What makes a great WooCommerce hosting provider? Customer support, user experience, and thoughtful service design are important, but it is the data center that matters most of all. The data center is the foundation on which hosting services are built. So the real question is this: what makes a great data center? To answer that question, we have to look past a hosting provider’s branding and marketing to focus on their facilities.

One of the first aspects to consider is the relationship between the hosting provider and their data center. They may own and operate their data centers, colocate servers in data centers owned by a third party, or resell hosting services provided by another hosting provider.

WooCommerce hosting providers that own and operate their data center have the greatest control over server and network infrastructure. They can optimize for specific hosting types and respond quickly to hardware issues. Hosting providers with colocated servers have little control over connectivity and power, but they have root access to servers and can use the system administration services of the data center provider (remote hands). Resellers don’t have control over infrastructure or servers, but they may offer value-added services.

Hosting providers with any of these relationships may provide excellent services. However, with colocation and resellers, you will have to look past the hosting provider to the data center operator to make a considered assessment of the data center’s reputation and capabilities.

So, what data center qualities provide the performance and reliability WooCommerce retailers should expect?

What Does A Great Data Center Look Like?

Network distance is a measure of the number of network hops between the data center and your customers. It is related to geographic distance, but it is not the same. A request to your WooCommerce store travels across several networks to reach the data center, and the response makes a similar journey the other way. The more networks involved, the longer the request-response cycle takes.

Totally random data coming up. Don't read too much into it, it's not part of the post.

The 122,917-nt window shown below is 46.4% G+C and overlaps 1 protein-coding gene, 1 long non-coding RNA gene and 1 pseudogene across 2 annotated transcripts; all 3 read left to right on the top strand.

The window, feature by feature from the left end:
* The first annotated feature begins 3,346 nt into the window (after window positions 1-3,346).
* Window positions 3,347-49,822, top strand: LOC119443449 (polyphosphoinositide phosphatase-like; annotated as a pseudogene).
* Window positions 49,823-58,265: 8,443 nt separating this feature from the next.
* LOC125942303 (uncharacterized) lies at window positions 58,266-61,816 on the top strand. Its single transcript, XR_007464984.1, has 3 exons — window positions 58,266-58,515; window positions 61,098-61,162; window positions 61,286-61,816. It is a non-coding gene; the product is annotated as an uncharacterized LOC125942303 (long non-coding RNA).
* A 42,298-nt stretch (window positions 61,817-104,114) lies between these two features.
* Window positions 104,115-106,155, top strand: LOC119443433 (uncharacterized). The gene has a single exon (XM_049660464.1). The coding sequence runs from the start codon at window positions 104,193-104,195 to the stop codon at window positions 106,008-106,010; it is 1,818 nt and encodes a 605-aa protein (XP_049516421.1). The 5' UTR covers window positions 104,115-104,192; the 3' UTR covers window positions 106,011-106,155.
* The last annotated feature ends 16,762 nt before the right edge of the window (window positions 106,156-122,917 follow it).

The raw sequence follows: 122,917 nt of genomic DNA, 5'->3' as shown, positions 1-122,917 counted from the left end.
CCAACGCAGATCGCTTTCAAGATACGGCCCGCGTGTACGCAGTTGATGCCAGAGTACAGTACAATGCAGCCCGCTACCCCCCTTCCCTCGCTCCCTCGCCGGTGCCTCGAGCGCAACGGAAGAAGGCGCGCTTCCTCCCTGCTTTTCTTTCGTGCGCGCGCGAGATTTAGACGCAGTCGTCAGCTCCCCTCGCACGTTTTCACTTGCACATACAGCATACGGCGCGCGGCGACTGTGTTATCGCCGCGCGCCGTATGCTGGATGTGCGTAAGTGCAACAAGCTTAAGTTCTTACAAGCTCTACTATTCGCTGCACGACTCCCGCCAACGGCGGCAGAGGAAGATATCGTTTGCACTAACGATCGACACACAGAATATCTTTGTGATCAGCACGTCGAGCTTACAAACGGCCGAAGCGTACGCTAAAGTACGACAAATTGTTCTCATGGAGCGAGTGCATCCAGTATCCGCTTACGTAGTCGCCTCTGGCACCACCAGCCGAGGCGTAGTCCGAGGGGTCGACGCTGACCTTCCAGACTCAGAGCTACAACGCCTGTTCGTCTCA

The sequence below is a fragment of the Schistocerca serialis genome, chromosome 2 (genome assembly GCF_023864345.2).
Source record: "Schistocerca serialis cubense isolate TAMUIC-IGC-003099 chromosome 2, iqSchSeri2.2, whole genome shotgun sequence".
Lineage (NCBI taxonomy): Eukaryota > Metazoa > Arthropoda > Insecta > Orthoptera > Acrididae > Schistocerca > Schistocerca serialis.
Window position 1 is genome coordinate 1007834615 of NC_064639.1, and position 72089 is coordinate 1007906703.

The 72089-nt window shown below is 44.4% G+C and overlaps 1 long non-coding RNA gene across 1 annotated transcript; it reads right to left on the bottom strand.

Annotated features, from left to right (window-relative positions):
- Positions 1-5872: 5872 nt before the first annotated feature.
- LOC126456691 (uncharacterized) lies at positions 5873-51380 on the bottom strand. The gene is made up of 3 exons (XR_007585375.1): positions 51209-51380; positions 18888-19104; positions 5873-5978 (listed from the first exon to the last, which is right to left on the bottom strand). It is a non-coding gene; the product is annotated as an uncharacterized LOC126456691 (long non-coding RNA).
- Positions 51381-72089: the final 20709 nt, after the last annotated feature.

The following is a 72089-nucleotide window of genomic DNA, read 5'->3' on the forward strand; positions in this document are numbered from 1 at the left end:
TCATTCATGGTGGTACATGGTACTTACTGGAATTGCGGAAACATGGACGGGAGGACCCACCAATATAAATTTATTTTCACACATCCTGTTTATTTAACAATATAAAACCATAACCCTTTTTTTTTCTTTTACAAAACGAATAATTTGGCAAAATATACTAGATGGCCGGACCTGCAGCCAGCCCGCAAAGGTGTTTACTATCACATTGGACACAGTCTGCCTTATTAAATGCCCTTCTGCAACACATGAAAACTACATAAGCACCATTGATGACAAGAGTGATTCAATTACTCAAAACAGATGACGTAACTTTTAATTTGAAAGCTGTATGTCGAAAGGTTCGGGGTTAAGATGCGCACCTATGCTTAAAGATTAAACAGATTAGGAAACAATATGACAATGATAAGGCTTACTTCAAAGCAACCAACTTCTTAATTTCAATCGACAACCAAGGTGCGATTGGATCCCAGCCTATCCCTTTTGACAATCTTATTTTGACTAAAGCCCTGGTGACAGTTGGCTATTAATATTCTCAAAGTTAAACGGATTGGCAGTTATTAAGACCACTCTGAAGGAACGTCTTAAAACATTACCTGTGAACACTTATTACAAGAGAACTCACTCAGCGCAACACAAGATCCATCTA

It’s difficult to measure network distance accurately, but you can get a good idea by looking at the data center’s bandwidth providers. Bandwidth providers come in various shapes and sizes. The largest bandwidth providers can move lots of data around the world quickly, and they tend to have direct peering relationships with other large bandwidth providers — peering is the fastest type of connection.

Local bandwidth providers may connect to regional providers, which connect to national providers and so on. That means data may take the long way around and incur many more network hops. For the lowest latencies, check for fiber connectivity to major bandwidth providers.

Geographic distance matters too, both because longer geographical distances correlate to longer network distances and because the further data has to travel, the longer it takes. Ideally, the data center should be located somewhere near the majority of your customers. It makes no sense to choose a European data center when most of your customers are in Japan.

Finally, connectivity should be redundant. This means providing more than one route for data to leave the data center. The better data centers provide redundant connectivity to two or more major bandwidth providers. If something goes wrong with one route, there is no service interruption because data can take another route.

While we’re on the topic of redundancy, servers also need power. Most data centers take power from local utilities, but that is almost certainly not reliable enough to maintain acceptable levels of availability. Look for evidence that the data center has redundant power supplies backed by generators that can take over in the event of a disaster.

In summary, when choosing a hosting provider, look past the branding to assess their data centers. Research the data center’s network and geographical distance from the customers you intend to serve. Additionally, ensure that the data center offers adequate connectivity to major bandwidth providers and that it is provisioned with redundant power and connectivity.

About the Author

About Graeme Caldwell – Graeme is a writer and content marketer at Nexcess, a global provider of hosting services, who has a knack for making tech-heavy topics interesting and engaging to all readers. His articles have been featured in top publications across the net, from TechCrunch to TemplateMonster. For more content, visit the Nexcess blog and give them a follow at @nexcess.